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venison how too prepare


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#1 Shoot-it

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Posted 17 October 2006 - 05:20 PM

I got my meat today from my b zone buck 62 pounds . what is a good way too marinade the steaks. and chops . I plan too bbq tonight so need a reply soon getting hungry. no tag soup this season.... :D

#2 Soreloser

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Posted 17 October 2006 - 05:26 PM

First off it should be against the law to MARINADE any meat....Dry rub for me and never cook venison past Medium rare to Medium..

#3 ShooterJohn

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Posted 17 October 2006 - 05:33 PM

Dry rub for me too. Rub a little oil on the meat and then your favorite steak rub. I mix my own but plain lemon pepper is good enough.

#4 lilwes278

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Posted 17 October 2006 - 06:14 PM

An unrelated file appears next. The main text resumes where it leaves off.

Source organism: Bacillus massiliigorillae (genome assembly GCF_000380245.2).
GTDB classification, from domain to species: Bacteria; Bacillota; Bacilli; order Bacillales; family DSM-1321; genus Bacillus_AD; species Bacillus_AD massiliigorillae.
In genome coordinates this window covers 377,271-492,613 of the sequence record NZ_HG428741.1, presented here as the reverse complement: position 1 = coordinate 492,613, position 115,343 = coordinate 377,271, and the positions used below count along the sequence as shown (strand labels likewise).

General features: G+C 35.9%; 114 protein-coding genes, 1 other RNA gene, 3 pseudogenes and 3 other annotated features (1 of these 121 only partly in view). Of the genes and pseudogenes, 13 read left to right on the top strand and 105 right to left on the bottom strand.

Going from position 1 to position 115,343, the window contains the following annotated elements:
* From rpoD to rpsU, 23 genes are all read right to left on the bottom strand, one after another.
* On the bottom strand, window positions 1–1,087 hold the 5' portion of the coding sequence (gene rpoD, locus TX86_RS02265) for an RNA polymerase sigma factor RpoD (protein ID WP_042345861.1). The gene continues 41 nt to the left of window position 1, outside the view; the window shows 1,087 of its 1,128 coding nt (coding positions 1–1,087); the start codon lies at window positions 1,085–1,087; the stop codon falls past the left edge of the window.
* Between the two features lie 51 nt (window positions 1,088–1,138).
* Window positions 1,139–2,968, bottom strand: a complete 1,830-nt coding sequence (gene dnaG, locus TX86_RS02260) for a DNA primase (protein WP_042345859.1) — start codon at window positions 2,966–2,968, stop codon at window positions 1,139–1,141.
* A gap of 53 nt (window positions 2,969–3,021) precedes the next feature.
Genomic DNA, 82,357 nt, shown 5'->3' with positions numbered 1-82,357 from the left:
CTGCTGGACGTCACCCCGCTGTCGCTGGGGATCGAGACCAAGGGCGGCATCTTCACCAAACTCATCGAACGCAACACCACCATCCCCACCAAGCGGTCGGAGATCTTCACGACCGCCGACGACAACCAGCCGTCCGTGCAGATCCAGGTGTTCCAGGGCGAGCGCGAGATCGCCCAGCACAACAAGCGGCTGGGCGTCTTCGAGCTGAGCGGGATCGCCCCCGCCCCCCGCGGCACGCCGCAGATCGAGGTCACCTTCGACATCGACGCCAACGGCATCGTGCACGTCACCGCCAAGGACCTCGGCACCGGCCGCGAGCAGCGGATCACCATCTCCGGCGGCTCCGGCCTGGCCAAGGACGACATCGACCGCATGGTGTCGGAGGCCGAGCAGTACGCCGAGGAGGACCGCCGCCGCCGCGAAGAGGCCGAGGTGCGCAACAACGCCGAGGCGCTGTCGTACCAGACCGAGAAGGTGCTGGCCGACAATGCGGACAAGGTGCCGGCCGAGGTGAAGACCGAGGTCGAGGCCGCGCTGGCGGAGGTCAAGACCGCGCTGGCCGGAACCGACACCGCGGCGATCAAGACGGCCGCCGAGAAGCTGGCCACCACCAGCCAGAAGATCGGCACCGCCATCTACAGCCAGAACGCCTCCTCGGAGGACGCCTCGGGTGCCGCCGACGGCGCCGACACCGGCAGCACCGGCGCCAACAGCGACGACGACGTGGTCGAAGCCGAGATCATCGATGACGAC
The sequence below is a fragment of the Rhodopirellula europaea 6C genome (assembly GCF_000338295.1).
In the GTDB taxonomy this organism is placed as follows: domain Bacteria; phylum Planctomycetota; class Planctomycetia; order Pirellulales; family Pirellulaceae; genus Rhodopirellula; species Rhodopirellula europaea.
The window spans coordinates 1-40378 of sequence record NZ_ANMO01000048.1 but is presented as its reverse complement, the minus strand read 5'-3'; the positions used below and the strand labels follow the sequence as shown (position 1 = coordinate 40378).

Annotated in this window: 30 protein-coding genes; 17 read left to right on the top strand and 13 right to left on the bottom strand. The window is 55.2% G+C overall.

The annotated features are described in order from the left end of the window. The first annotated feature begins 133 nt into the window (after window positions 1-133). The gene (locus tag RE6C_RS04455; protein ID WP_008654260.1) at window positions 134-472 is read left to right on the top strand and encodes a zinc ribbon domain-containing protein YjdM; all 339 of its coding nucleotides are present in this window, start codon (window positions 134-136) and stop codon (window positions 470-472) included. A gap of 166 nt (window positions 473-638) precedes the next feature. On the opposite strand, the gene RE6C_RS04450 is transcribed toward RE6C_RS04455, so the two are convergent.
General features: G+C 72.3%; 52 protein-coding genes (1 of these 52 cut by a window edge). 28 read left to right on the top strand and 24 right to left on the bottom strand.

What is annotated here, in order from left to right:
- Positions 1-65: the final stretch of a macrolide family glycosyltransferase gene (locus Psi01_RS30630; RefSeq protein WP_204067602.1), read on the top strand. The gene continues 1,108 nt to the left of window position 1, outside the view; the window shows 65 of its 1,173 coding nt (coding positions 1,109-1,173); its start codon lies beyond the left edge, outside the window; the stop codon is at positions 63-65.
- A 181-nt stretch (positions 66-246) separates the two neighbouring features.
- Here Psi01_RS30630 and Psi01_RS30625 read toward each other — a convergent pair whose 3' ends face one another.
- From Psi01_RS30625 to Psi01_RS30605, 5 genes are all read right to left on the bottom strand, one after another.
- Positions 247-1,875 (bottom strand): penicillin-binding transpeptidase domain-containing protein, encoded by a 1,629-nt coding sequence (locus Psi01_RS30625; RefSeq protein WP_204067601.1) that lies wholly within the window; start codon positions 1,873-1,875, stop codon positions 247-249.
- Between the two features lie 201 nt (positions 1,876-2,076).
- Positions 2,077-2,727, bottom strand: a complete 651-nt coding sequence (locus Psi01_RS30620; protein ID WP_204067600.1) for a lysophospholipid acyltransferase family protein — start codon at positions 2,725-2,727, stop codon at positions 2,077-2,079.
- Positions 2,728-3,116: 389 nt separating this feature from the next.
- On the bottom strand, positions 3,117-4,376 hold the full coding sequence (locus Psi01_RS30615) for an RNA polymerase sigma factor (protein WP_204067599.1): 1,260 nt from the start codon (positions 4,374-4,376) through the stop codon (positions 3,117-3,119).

I let my chops soak in red wine vinegarette for about 30 minutes before cooking, then use a cajun spice rub (my own special blend) before slapping them on the BBQ. The vinegarette tenderizes the meat and removes any real gamey flavor, the rub covers any mild vinegar taste left from the soak. I also cook them medium to well done, as I can't stand a bloody steak.

#5 Shoot-it

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Posted 17 October 2006 - 07:01 PM

Thanks for the replies ..Well I went a head and rubbed the pepper and seasoned salt in the steak and BBQ ed it cooked them medium well it was great tender had great flavor no gamy taste. I will try your chops recipe next time wess...

#6 CLL

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Posted 26 October 2006 - 07:19 PM